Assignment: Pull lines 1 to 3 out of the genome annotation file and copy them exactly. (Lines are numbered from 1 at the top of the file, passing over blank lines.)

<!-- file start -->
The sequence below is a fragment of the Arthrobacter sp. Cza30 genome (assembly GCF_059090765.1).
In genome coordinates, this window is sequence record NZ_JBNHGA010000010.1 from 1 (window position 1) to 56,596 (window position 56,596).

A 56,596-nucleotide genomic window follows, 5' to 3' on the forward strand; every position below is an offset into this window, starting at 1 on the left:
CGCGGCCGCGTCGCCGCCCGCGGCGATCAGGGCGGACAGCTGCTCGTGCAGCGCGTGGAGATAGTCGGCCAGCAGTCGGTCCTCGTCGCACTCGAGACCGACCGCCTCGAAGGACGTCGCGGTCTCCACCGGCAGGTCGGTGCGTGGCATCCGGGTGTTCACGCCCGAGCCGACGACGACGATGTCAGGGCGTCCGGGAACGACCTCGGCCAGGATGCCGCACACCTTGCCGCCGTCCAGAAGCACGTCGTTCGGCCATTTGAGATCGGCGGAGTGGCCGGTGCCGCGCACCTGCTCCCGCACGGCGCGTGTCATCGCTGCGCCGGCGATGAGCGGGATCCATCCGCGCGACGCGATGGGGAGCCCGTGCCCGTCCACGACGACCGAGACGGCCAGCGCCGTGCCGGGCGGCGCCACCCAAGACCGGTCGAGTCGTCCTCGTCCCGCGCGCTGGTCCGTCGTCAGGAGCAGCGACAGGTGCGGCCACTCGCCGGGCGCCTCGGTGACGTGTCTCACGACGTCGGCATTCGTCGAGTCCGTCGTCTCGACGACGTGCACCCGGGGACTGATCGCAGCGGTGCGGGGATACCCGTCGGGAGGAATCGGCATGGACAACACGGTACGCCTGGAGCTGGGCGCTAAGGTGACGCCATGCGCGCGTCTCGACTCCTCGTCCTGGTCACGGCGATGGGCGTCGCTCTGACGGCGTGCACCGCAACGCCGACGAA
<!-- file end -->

The sequence below is a fragment of the Arthrobacter sp. Cza30 genome (assembly GCF_059090765.1).
In genome coordinates, this window is sequence record NZ_JBNHGA010000010.1 from 1 (window position 1) to 56,596 (window position 56,596).

A 56,596-nucleotide genomic window follows, 5' to 3' on the forward strand; every position below is an offset into this window, starting at 1 on the left: